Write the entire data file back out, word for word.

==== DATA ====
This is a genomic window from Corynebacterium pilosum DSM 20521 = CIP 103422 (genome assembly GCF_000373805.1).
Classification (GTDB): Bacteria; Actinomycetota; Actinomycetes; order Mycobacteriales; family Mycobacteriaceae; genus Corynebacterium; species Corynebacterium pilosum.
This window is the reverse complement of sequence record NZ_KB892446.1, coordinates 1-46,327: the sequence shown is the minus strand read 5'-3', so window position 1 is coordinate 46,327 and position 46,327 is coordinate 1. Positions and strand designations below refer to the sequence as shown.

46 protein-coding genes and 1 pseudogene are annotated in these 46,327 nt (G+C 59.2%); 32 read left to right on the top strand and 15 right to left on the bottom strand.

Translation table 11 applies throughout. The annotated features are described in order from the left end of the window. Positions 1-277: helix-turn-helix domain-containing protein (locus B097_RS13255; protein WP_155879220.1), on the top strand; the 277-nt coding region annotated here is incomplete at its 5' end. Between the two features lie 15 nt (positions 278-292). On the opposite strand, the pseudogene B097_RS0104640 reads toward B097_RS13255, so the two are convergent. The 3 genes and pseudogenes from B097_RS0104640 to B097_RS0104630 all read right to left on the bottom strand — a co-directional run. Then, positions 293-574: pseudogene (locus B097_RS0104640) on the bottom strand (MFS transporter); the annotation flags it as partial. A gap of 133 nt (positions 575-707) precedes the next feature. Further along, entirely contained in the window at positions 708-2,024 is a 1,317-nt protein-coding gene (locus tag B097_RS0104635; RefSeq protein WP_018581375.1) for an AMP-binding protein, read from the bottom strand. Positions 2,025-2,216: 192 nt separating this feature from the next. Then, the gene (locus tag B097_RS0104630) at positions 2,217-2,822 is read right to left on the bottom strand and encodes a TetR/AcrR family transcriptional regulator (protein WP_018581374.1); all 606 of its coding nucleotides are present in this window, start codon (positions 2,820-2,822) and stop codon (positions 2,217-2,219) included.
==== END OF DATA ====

This is a genomic window from Corynebacterium pilosum DSM 20521 = CIP 103422 (genome assembly GCF_000373805.1).
Classification (GTDB): Bacteria; Actinomycetota; Actinomycetes; order Mycobacteriales; family Mycobacteriaceae; genus Corynebacterium; species Corynebacterium pilosum.
This window is the reverse complement of sequence record NZ_KB892446.1, coordinates 1-46,327: the sequence shown is the minus strand read 5'-3', so window position 1 is coordinate 46,327 and position 46,327 is coordinate 1. Positions and strand designations below refer to the sequence as shown.

46 protein-coding genes and 1 pseudogene are annotated in these 46,327 nt (G+C 59.2%); 32 read left to right on the top strand and 15 right to left on the bottom strand.

Translation table 11 applies throughout. The annotated features are described in order from the left end of the window. Positions 1-277: helix-turn-helix domain-containing protein (locus B097_RS13255; protein WP_155879220.1), on the top strand; the 277-nt coding region annotated here is incomplete at its 5' end. Between the two features lie 15 nt (positions 278-292). On the opposite strand, the pseudogene B097_RS0104640 reads toward B097_RS13255, so the two are convergent. The 3 genes and pseudogenes from B097_RS0104640 to B097_RS0104630 all read right to left on the bottom strand — a co-directional run. Then, positions 293-574: pseudogene (locus B097_RS0104640) on the bottom strand (MFS transporter); the annotation flags it as partial. A gap of 133 nt (positions 575-707) precedes the next feature. Further along, entirely contained in the window at positions 708-2,024 is a 1,317-nt protein-coding gene (locus tag B097_RS0104635; RefSeq protein WP_018581375.1) for an AMP-binding protein, read from the bottom strand. Positions 2,025-2,216: 192 nt separating this feature from the next. Then, the gene (locus tag B097_RS0104630) at positions 2,217-2,822 is read right to left on the bottom strand and encodes a TetR/AcrR family transcriptional regulator (protein WP_018581374.1); all 606 of its coding nucleotides are present in this window, start codon (positions 2,820-2,822) and stop codon (positions 2,217-2,219) included.